A new exhibit at the Bowdoin College Museum of Art explores the remarkable of life of Rufus Porter. Porter is well-known as a folk artist who painted murals in homes around New England in the early 1800's. But he was also an inventor with many ideas - including a flying machine - and a publisher, who founded Scientific American, which remains the longest-running magazine in America.
Maine Calling host Jennifer Rooks spoke with the director of the Rufus Porter museum in Bridgton, Karla Leandri Rider, and the curators of the new exhibit, Justin Wolff and Laura Sprague. Sprague says Porter's broad interests were nurtured as a student at Fryeburg Academy.
SPRAGUE: The headmaster at the school was this very interesting man named Amos Jones Cook, a Dartmouth College graduate who was one of Massachusetts's most progressive educators. He believed in the education of girls. He believed in music. He had a cabinet of curiosities and a wonderful library. So even though Porter was not at that school for very long he was introduced to this enormous world. And because of his personality and his interests, He then took that out and created this fascinating career.
ROOKS: You say that he lived in Bridgton from the time he's nine until he's 15. He shows up at some point in Portland, correct? How old is he when he gets from Bridgton, Maine to Portland, Maine as a young adult?
SPRAGUE: He's there by about the age of 18 because he was enrolled in a very elite institution called the
Portland Light Infantry. It was a volunteer militia company, and Portland at that time was leading up to the War of 1812. And it was a heady time in Portland, and as part of this very elite group of men, Porter was exposed to all sorts of wonderful ideas.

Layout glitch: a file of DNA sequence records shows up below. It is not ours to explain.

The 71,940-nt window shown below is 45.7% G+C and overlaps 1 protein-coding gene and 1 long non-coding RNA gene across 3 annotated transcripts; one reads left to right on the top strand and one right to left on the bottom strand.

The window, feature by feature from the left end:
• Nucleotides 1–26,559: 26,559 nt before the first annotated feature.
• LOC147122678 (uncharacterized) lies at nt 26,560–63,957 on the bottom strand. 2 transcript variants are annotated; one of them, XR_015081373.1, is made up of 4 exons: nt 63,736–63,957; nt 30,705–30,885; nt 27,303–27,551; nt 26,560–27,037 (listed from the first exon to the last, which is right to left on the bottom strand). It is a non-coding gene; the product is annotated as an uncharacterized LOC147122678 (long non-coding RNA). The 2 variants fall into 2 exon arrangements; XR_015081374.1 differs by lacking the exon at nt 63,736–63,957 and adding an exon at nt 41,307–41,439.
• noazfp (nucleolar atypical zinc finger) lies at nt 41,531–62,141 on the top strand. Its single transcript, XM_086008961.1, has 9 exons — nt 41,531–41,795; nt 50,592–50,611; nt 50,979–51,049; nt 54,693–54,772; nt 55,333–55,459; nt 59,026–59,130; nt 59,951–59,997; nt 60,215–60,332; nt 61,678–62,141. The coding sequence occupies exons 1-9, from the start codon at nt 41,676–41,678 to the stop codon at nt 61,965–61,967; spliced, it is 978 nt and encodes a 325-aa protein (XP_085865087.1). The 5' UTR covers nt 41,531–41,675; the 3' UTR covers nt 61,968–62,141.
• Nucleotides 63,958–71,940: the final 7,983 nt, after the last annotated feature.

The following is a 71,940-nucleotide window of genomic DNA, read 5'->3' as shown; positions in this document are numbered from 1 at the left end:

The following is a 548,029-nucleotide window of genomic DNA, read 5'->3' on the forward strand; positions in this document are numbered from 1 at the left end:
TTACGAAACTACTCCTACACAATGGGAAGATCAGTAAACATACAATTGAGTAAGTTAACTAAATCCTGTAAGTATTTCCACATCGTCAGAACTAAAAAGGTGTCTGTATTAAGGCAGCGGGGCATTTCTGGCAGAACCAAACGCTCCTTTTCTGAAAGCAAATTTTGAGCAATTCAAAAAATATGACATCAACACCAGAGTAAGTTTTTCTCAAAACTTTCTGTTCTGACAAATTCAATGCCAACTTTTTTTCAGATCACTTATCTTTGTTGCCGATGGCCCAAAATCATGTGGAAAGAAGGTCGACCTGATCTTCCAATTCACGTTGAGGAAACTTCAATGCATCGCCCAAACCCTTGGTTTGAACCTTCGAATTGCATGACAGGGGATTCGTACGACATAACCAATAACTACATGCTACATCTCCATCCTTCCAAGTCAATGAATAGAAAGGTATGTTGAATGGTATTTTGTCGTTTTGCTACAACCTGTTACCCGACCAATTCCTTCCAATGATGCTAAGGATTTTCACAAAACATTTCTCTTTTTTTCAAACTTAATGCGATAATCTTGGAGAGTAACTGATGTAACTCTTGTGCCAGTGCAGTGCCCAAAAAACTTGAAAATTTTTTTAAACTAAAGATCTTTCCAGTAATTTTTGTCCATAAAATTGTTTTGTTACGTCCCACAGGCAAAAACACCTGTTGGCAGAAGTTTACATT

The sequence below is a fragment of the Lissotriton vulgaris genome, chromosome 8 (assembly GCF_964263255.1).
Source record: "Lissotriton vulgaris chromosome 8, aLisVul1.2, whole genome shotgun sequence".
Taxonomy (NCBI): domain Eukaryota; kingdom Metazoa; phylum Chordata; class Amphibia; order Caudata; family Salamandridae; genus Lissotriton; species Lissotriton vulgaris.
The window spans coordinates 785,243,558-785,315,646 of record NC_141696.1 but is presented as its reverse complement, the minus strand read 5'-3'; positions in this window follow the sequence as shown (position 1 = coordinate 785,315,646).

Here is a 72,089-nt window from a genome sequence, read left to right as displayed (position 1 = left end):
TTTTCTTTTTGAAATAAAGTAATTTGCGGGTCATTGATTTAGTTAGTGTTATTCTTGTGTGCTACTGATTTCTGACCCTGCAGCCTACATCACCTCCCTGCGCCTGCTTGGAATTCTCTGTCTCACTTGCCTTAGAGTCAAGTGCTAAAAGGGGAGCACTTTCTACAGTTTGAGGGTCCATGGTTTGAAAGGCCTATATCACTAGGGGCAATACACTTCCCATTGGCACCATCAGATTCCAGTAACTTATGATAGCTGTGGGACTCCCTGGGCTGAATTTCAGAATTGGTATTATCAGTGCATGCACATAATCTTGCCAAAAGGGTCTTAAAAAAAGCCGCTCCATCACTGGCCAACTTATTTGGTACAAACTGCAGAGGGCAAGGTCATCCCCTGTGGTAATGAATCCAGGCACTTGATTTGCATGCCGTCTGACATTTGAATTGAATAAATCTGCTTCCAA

ROOKS: What do we know about when and how Rufus Porter began painting?
WOLFF: It's most likely that he was introduced to painting at Fryeburg Academy, but when it came to Portland, there were a number of itinerant painters passing through. And so miniature portrait painting was something that one could come into contact with in Portland. There were some wonderful painters, John Brewster being one of them. And so we suspect that Porter came into contact with some of these itinerants. And being a man of curiosity, a man who apparently would try anything, he tried his hand at miniature portrait painting. It's also likely that he came into contact with wall painting or mural painting while he was in Portland. Portland was a cultured place. So it was largely this sort of itinerant network that he then became a part of once he became an accomplished painter.
ROOKS: And one might have a small portrait painted because, we have to remember, this is before the photograph.
WOLFF: Absolutely. So miniature portraits are quite common. Sometimes they were very, very small, maybe painted on ivory and actually adorning a jewel of some sort. Other times they were a little bit larger, maybe the size of an index card and these were cherished keepsakes. But they were certainly more affordable, more widely available to a broader class of Americans. And that's one of Porter's great legacies, is that he shares the fine arts with a broader class of citizens than, you know, previously could access that.
ROOKS: And that's a theme that's going to be throughout his life, correct? - that he's always going to want to - whether he's painting or inventing - he's going to want to reach regular people.
SPRAGUE: That's right. He did that with his series of publications called "The Curious Arts" that he started in 1820, which is really a manual - you can do it yourself. It's like a do it yourself, how to manual. And then he sort of expands on that idea in his newspaper publishing in New York when he founds Scientific American. So he wanted anybody with a good idea to be able to promote it, and to learn how to make it into this useful product. And that's what he realized he could do through this newspaper publishing - that he could really reach a wide audience. And he was a very successful, innovative publisher.
WOLFF: If I may Laura, one thing to add to that is that in the first edition of Scientific American, published in 1845, he stated very clearly that his desire was to spread useful knowledge to a wider class of people. And he spoke in a very familiar rhetoric at the time - he was skeptical of elitism and privilege and a promise to sort of root out of that kind of arrogance wherever he found it.
The exhibit "Rufus Porter's Curious World," is on display through May at the Bowdoin College Museum of Art. You can listen to the entire Maine Calling discussion about Rufus Porter here.
This interview has been lightly edited for clarity.